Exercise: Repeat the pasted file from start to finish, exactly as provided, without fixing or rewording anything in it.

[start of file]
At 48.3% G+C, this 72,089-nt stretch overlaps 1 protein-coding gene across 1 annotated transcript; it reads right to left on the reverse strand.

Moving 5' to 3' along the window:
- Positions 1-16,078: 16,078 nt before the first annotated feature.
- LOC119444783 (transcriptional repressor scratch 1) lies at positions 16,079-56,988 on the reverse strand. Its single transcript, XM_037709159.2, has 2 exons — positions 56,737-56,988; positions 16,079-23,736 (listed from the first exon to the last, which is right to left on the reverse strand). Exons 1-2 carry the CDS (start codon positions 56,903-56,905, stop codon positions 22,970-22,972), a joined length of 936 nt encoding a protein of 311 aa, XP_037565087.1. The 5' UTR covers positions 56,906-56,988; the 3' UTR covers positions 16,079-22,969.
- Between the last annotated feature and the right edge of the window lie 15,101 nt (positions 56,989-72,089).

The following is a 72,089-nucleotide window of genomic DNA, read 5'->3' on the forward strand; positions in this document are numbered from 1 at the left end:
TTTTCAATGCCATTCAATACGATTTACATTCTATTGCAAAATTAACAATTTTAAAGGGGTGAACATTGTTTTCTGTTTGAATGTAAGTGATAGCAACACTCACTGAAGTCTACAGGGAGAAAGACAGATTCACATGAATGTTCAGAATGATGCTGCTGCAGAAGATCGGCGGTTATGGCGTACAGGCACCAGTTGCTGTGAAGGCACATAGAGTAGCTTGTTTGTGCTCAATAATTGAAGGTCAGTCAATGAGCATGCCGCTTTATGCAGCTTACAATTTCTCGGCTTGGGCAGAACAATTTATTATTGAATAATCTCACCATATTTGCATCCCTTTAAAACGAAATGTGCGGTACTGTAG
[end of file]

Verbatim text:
At 48.3% G+C, this 72,089-nt stretch overlaps 1 protein-coding gene across 1 annotated transcript; it reads right to left on the reverse strand.

Moving 5' to 3' along the window:
- Positions 1-16,078: 16,078 nt before the first annotated feature.
- LOC119444783 (transcriptional repressor scratch 1) lies at positions 16,079-56,988 on the reverse strand. Its single transcript, XM_037709159.2, has 2 exons — positions 56,737-56,988; positions 16,079-23,736 (listed from the first exon to the last, which is right to left on the reverse strand). Exons 1-2 carry the CDS (start codon positions 56,903-56,905, stop codon positions 22,970-22,972), a joined length of 936 nt encoding a protein of 311 aa, XP_037565087.1. The 5' UTR covers positions 56,906-56,988; the 3' UTR covers positions 16,079-22,969.
- Between the last annotated feature and the right edge of the window lie 15,101 nt (positions 56,989-72,089).

The following is a 72,089-nucleotide window of genomic DNA, read 5'->3' on the forward strand; positions in this document are numbered from 1 at the left end:
TTTTCAATGCCATTCAATACGATTTACATTCTATTGCAAAATTAACAATTTTAAAGGGGTGAACATTGTTTTCTGTTTGAATGTAAGTGATAGCAACACTCACTGAAGTCTACAGGGAGAAAGACAGATTCACATGAATGTTCAGAATGATGCTGCTGCAGAAGATCGGCGGTTATGGCGTACAGGCACCAGTTGCTGTGAAGGCACATAGAGTAGCTTGTTTGTGCTCAATAATTGAAGGTCAGTCAATGAGCATGCCGCTTTATGCAGCTTACAATTTCTCGGCTTGGGCAGAACAATTTATTATTGAATAATCTCACCATATTTGCATCCCTTTAAAACGAAATGTGCGGTACTGTAG